Roxanne Eberle presented a paper entitled "Visualizing Connection: Peer Networks in the Text and in the BWWC Classroom," at the British Women Writers Conference, which was held at Texas Christian University in Fort Worth, Texas. In addition to presenting her own work, she was delighted to attend panel presentations and catch up with UGA students past and present, including Emily Beckwith, Courtney Hoffman, Ben Hudson, Katie Hurlock, Henna Messina, Sharon Palo Smith, and Doreen Thierauf.
Lindsey Harding’s co-authored paper "Revising a Scientific Writing Curriculum: The Benefit of Interdisciplinary Collaboration” was accepted for publication in College Composition and Communication, forthcoming in December 2020. In addition, Lindsey, together with a team of science colleagues, will participate in the 2020 STEMwrite Institute at the University of Minnesota, which will now take place in Summer 2021. As well, Lindsey Harding’s and Rebecca Hallman Martini’s proposal to host the Writing Across the Curriculum Summer Institute at the University of Georgia was accepted. They will plan to host this event in Summer 2022. Finally, Lindsey was selected to serve as the Associate Publisher for Writing and Teaching Resources for the Writing Across the Curriculum Clearinghouse, a website widely regarded for supporting writing and communication instruction across the curriculum.
According to a Time Magazine article, Irish donors have shown an outpouring of generosity to the Navajo Nation, which has been severely hit by COVID-19. This support has drawn attention to a moment in the past: during the Irish potato famine, the Choctaw Nation sent $170 ($5,000 today) of relief aid to the Irish people, despite facing hardship themselves. The Choctaws’ act of goodwill was never forgotten by the Irish, and a close bond between the two groups has persisted historically. University of Georgia Eidson Distinguished Professor of American Literature LeAnne Howe (Choctaw) has co-edited a book about the event titled Famine Pots: The Choctaw Irish Gift Exchange 1847-present, forthcoming from Michigan State University Press. According to Professor Howe, "I learned about the Choctaw sending money to the Irish from my mother. She told the story that she'd been told; how the people of Ireland were starving, so the Choctaws took up a collection and sent money to help them buy food. I admit I'm still amazed, and proud of our history. So, when I met scholar, Padraig Kirwan in the UK many years later, we decided to collaborate on a book about the event."
Sujata Iyengar won a research fellowship from the Folger Shakespeare Library to investigate a current book project, Shakespeare and Adaptation Theory (under contract to Bloomsbury's "Shakespeare and Theory" series). Originally scheduled to visit archives at the National Library of Scotland, Shakespeare's Globe, and the National Theatre Archive in London this summer for a chapter on outdoor and promenade performances of Shakespeare's collaborative, lesser-known play Pericles in the twenty-first century, Dr. Iyengar will instead be writing in social isolation at home in Athens, Georgia, with her family.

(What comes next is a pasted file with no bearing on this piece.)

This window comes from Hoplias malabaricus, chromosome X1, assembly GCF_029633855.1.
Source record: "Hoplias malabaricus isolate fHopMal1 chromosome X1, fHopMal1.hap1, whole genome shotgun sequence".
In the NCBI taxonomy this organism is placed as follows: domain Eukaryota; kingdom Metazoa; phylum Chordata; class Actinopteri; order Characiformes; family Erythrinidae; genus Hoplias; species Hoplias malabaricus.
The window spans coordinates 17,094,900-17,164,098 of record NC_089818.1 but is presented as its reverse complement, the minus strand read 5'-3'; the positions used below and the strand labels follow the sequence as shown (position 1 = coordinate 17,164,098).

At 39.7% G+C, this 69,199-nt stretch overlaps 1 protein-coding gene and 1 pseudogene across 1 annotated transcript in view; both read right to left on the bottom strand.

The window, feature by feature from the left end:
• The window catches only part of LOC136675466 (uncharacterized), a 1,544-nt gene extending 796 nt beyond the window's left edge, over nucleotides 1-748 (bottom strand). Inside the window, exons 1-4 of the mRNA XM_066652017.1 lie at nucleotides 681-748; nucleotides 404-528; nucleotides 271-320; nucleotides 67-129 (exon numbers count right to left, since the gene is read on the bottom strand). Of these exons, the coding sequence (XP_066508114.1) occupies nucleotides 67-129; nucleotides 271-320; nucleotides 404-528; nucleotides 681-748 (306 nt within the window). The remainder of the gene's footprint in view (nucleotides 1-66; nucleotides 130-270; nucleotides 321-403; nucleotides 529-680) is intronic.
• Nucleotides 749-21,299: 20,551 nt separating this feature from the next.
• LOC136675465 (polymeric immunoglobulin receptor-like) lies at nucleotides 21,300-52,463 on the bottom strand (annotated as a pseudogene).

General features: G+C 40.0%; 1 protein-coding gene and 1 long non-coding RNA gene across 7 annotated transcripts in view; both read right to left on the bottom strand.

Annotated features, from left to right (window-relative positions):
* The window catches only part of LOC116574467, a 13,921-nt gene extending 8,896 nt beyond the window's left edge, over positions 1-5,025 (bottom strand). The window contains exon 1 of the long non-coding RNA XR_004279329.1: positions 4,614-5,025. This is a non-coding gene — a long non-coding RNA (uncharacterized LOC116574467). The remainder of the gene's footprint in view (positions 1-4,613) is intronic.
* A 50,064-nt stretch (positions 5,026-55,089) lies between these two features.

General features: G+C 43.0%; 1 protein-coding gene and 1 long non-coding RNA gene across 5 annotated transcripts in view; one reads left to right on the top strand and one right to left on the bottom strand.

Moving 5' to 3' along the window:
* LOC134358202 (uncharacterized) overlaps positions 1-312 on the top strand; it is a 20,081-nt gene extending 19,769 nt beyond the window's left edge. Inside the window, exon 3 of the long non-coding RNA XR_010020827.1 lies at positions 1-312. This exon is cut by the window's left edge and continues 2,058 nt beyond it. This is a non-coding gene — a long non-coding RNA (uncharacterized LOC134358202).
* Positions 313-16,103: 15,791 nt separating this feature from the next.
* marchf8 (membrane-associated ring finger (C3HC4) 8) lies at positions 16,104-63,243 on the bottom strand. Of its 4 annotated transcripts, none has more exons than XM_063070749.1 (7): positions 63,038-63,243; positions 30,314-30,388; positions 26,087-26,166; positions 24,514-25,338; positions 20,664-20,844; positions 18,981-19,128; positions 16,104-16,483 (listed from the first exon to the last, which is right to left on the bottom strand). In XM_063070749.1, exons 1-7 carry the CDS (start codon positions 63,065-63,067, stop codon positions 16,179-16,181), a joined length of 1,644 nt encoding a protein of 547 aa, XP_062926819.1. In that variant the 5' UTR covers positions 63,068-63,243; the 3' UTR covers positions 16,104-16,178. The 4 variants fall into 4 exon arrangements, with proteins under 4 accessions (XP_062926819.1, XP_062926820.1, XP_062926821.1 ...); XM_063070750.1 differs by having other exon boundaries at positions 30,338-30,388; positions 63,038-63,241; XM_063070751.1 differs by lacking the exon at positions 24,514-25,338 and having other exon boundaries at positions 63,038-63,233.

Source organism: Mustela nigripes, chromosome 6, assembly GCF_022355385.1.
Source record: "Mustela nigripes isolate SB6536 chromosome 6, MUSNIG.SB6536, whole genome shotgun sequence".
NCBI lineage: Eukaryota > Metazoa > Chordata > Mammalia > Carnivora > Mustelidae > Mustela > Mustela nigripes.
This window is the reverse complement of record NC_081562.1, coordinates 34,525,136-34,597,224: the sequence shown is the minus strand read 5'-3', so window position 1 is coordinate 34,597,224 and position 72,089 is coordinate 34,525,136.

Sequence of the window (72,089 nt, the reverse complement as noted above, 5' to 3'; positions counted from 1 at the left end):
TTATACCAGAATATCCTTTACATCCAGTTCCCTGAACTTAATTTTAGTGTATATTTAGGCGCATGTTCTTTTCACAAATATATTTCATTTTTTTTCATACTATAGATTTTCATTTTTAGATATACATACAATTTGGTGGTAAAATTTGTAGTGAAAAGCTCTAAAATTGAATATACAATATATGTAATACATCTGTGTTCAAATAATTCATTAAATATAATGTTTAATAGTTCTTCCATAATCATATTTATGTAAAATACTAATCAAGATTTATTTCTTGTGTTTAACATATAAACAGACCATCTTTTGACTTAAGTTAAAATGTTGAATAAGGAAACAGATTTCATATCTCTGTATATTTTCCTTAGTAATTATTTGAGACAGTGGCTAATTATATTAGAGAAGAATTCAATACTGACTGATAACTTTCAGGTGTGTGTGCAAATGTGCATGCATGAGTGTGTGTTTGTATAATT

Aruni Kashyap has accepted an invitation to serve as one of the jurors of the JCB Prize for Literature, which is India's most coveted literary award offered by the JCB Foundation. Also known as India's equivalent to the Pulitzer, in terms of value and prestige, the award celebrates the diversity of Indian literature.
Elizabeth Kraft's edited collection for the Bloomsbury Cultural History of Comedy will be published this Spring. Her volume, History of Comedy in the Enlightenment, features essays on Form, Theory, Praxis, Identities, Politics and Power, Laughter, and Ethics by the top scholars in the field.
Christine Lasek-White had two personal essays accepted for publication. "Jury Pool" was published in Sidereal Magazine Issue Six. "Stranger Body" was accepted by Natural Bridge and is forthcoming in Fall 2020.
Casie LeGette guest edited an issue of the journal Nineteenth-Century Studies. The special issue, “Reassembly,” calls attention to the creative work of remaking and recombining textual and visual objects into something new. The included essays examine all kinds of objects and topics: toy theaters, illustrated scrapbooks, Cockney novels, newspapers, dictionaries, and Pinterest. Characters from one toy theater play gleefully defect to other plays; a Cockney tradesman invades Byron’s Ukraine; advertising images are transformed into characters in a satirical proto-comic book; Pinterest users happily combine poems by Dickinson with recipes for her coconut cake. The reassembled art that fills this issue delights in and with its unexpected combinations.
John Lowe presented a paper on Colson Whitehead's The Nickel Boys at the Modern Language Association Meeting in Seattle in January. He has also published a number of essays, including: “Teaching Abraham Cahan’s Yekl as a Comedy of Arrival” in Approaches to Teaching Jewish American Literature, edited by Roberta Rosenberg and Rachel Rubenstein (MLA 2020): “Dark Waters: Vereen Bell’s Swamp Water and the Tropical Sublime” in Swamp South: Literary and Cultural Ecologies, edited by Eric Gary Anderson, Taylor Hagood, Kirstin Squint, and Anthony Wilson (LSU Press, 2020): "Literature of the U.S. South: Modernism and Beyond” in A Companion to American Literature edited by Susan Belasco, Theresa Strougth Gaul, Linck Johnson and Michael Soto (Wiley-Blackwell 2020): and "Pirates of the Caribbean in Frank Yerby's The Golden Hawk” for Critical Insights into Frank Yerby edited by Matthew Teutsch (Mississippi UP, 2020).
Barbara McCaskill was a 2020 Non-Resident Fellow in the Hutchins Institute for African & African American Research at Harvard University. With Sidonia Serafini (PhD candidate, English), she has published a blog for the Spring 2020 Readex Report (15.1) titled “Reverend Peter Thomas Stanford Pushes Back: The Politics of Antislavery in the Early Twentieth-Century Press.” Their forthcoming book is The Magnificent Rev. Peter Thomas Stanford: Transatlantic Activist and Race Man (UGA Press, June 2020). McCaskill participated in the Georgia Incarceration Performance Project, which received a 2020 Honorable Mention Award for Best Public History Project from the National Council on Public History. She was invited to join the editorial board of ESQ: A Journal of Nineteenth-Century American Literature, is serving a second consecutive term as a consultant reader for Legacy: A Journal of American Women Writers and is a mentor on the new Early Career Connection Committee of C19: The Society of Nineteenth-Century Americanists. McCaskill is interviewed on the History Channel's website about the story of William and Ellen Craft, the couple who escaped enslavement in Georgia in 1848 and became antislavery activists. Ellen Craft's clever disguise as an affluent white male enslaver gained the couple international attention. They returned to Georgia during the 1870s to establish schools for the freedpeople. See Dr. McCaskill's book, Love, Liberation, and Escaping Slavery, for the story of this couple and their 1860 memoir.